Animals (A. californica) were treated with eitherl-NAME or seawater. Half of thel-NAME-treated animals and half of the seawater-treated animals were trained with inedible food until they stopped responding. In the other half, the lips were stimulated with netted food, but the food was not permitted to enter the mouth. Animals that were treated with lip stimulation were yoked to the animals that received normal training with the food entering the mouth; in each stimulated animal, the lip stimulus was continued for a period that was yoked and was therefore identical to that required for cessation of responses in a matched experimental animal. Thus, the duration of the lip stimulation was determined by the time to stop in the trained animal; therefore, the means and SD for the trained and stimulated animals are the same. The yoked procedure was performed for bothl-NAME- and seawater-treated animals. Twenty-four hours after training or lip stimulation, all of the animals were tested in a blind procedure, with inedible food that entered the mouth and elicited failed swallows, to test long-term memory (Fig.8).
For animals treated with seawater, significant differences were observed between the animals that had been trained with food entering the mouth and those in which the lips alone were stimulated for both the time to stop responding to food as well as for the time that food was in the mouth during the first 5 min of the test. For the animals that had received lip stimulation alone, values were comparable with those during the initial training with inedible food entering the mouth. In contrast, there were no significant differences inl-NAME-treated animals between those that had been trained previously with food entering the mouth and with food stimulating the lips. Values in both groups were comparable with those in the initial training sessions. These findings confirm that food must enter the mouth and initiate failed swallowing responses to produce long-term memory, and this requirement is not affected in animals treated withl-NAME.
d-NAME does not block memory
l-NAME blocks NO production by acting as a competitive inhibitor of l-arginine for NOS, the enzyme that produces NO. However, l-NAME may cause a number of additional, nonspecific effects (Buxton et al., 1993; Moroz et al., 1998). A number of experiments were designed to determine whether the effects ofl-NAME occur via its inhibition of NO production or via nonspecific effects.
The first such experiment examined the effects of d-NAME, the chemically identical enantiomer of l-NAME, which does not interact with NOS and inhibit NO production. Animals (A. californica) were treated with d-NAME 10 min before the training. Memory was tested either 0.5 or 24 hr after the training, to test the possible effects of d-NAME on short- and long-term memory, respectively. Because the previous experiment showing that short- and long-term memories are blocked byl-NAME were performed on A. fasciata, we also replicated these finding using A. californica, to be certain that l-NAME is also effective in this species.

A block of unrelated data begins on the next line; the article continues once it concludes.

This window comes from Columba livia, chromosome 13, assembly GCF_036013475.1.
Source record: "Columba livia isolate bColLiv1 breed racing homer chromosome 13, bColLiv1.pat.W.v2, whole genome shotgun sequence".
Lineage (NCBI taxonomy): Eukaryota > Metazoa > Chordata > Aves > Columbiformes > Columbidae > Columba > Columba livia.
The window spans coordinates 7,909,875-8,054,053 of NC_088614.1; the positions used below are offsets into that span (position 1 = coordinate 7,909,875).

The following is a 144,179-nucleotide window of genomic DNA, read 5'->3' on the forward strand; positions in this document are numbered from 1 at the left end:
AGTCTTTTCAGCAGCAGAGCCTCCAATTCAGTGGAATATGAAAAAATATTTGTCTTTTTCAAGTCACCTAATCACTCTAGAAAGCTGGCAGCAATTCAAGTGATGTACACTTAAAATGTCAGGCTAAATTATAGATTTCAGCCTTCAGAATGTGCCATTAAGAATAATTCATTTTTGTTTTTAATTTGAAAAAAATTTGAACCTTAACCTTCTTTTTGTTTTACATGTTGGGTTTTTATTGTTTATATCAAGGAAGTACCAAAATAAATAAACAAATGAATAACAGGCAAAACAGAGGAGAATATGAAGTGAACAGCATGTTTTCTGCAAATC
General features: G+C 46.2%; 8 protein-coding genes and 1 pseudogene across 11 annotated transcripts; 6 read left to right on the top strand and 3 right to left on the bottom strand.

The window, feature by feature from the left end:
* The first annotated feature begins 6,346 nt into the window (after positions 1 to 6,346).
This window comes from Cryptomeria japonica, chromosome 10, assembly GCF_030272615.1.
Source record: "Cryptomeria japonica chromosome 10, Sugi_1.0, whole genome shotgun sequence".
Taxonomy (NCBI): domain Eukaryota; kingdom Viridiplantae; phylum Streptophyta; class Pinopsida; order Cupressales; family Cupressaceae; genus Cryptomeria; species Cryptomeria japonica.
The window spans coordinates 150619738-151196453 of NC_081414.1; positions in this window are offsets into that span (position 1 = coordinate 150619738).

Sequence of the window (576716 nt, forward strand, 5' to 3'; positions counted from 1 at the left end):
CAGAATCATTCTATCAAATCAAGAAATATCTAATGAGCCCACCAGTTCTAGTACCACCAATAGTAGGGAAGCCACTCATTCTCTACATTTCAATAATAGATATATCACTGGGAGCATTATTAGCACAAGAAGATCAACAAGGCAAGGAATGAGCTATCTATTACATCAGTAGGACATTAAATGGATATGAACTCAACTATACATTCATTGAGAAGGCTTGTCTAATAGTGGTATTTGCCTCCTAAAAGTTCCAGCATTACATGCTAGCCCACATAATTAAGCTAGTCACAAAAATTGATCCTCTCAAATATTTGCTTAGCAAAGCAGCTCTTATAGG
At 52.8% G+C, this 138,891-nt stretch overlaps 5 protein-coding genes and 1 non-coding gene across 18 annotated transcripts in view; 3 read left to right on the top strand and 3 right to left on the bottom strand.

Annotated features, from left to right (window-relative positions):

As was found in previous experiments, no significant differences were seen between the initial training and the test in animals treated withl-NAME before the training, after either 0.5 or 24 hr, using either measure of memory (Fig. 9). In contrast, the animals treated with d-NAME showed significant savings when tested either 0.5 or 24 hr after the training.d-NAME-treated animals were run along with controls treated with seawater (data not shown). The percentage of savings were significantly larger in d-NAME-treated animals than for animals treated with seawater for the time spent in the mouth 24 hr after the training. There were no other significant differences between these d-NAME- and seawater-treated animals. Thus,d-NAME does not block either short- or long-memory, indicating that the effects of l-NAME are likely to be results of its specific actions on NOS.
PTIO blocks long-term memory
An additional way to demonstrate that the effects ofl-NAME occur via inhibition of NO production would be to block NO activity by using another compound, which has a different mode of activity. Accordingly, we examined the effects on learning and long-term memory of PTIO, an NO scavenger (Park et al., 1998). Animals (A. californica) were treated with either PTIO or seawater 10 min before training, and memory was tested 24 hr after training. The effects of PTIO were similar to those of l-NAME (Fig. 10). For animals treated with PTIO, there was no significant difference in the time to stop responding to food between the training and testing sessions, and there was also no significant difference in the time that food was in the mouth in the first 5 min of the training and test sessions. In contrast, control animals treated with seawater showed significant decreases in the time to stop responding to the food and in the time in the mouth during the first 5 min. However, there were no significant differences in the percentage of savings between PTIO- and seawater-treated animals for either the time to stop responding or the time that food was in the mouth. Nonetheless, these data are consistent with the hypothesis that blocking NO signaling blocks memory formation.
The NO donor SNAP restores long-term memory